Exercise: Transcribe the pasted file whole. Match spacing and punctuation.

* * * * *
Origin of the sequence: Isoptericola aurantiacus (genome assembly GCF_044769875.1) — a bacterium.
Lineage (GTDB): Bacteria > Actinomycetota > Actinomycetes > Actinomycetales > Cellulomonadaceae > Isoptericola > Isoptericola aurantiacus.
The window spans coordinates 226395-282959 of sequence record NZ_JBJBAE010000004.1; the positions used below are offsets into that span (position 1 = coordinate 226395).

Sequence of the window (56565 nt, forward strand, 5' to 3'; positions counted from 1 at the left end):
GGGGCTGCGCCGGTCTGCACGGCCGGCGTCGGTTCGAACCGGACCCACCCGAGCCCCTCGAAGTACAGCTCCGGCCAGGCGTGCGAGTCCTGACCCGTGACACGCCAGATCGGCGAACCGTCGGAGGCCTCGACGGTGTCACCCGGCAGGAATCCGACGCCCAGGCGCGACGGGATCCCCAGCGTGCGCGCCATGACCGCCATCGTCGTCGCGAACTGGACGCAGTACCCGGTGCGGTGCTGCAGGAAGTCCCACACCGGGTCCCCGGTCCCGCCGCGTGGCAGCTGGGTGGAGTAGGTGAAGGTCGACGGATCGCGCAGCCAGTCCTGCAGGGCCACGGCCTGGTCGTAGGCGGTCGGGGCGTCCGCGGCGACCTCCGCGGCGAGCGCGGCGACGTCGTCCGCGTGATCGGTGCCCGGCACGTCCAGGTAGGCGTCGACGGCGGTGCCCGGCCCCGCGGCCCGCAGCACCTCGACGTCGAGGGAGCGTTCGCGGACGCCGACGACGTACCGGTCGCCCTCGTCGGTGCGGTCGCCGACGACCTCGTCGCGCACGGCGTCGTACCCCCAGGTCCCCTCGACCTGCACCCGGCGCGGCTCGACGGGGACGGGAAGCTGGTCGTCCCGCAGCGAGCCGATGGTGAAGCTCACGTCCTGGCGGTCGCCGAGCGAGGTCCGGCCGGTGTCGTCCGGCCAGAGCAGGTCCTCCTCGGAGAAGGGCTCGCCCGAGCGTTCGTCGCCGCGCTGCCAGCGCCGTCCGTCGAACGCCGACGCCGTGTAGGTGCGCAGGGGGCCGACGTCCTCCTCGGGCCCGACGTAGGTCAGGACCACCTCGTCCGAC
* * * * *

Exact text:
Origin of the sequence: Isoptericola aurantiacus (genome assembly GCF_044769875.1) — a bacterium.
Lineage (GTDB): Bacteria > Actinomycetota > Actinomycetes > Actinomycetales > Cellulomonadaceae > Isoptericola > Isoptericola aurantiacus.
The window spans coordinates 226395-282959 of sequence record NZ_JBJBAE010000004.1; the positions used below are offsets into that span (position 1 = coordinate 226395).

Sequence of the window (56565 nt, forward strand, 5' to 3'; positions counted from 1 at the left end):
GGGGCTGCGCCGGTCTGCACGGCCGGCGTCGGTTCGAACCGGACCCACCCGAGCCCCTCGAAGTACAGCTCCGGCCAGGCGTGCGAGTCCTGACCCGTGACACGCCAGATCGGCGAACCGTCGGAGGCCTCGACGGTGTCACCCGGCAGGAATCCGACGCCCAGGCGCGACGGGATCCCCAGCGTGCGCGCCATGACCGCCATCGTCGTCGCGAACTGGACGCAGTACCCGGTGCGGTGCTGCAGGAAGTCCCACACCGGGTCCCCGGTCCCGCCGCGTGGCAGCTGGGTGGAGTAGGTGAAGGTCGACGGATCGCGCAGCCAGTCCTGCAGGGCCACGGCCTGGTCGTAGGCGGTCGGGGCGTCCGCGGCGACCTCCGCGGCGAGCGCGGCGACGTCGTCCGCGTGATCGGTGCCCGGCACGTCCAGGTAGGCGTCGACGGCGGTGCCCGGCCCCGCGGCCCGCAGCACCTCGACGTCGAGGGAGCGTTCGCGGACGCCGACGACGTACCGGTCGCCCTCGTCGGTGCGGTCGCCGACGACCTCGTCGCGCACGGCGTCGTACCCCCAGGTCCCCTCGACCTGCACCCGGCGCGGCTCGACGGGGACGGGAAGCTGGTCGTCCCGCAGCGAGCCGATGGTGAAGCTCACGTCCTGGCGGTCGCCGAGCGAGGTCCGGCCGGTGTCGTCCGGCCAGAGCAGGTCCTCCTCGGAGAAGGGCTCGCCCGAGCGTTCGTCGCCGCGCTGCCAGCGCCGTCCGTCGAACGCCGACGCCGTGTAGGTGCGCAGGGGGCCGACGTCCTCCTCGGGCCCGACGTAGGTCAGGACCACCTCGTCCGAC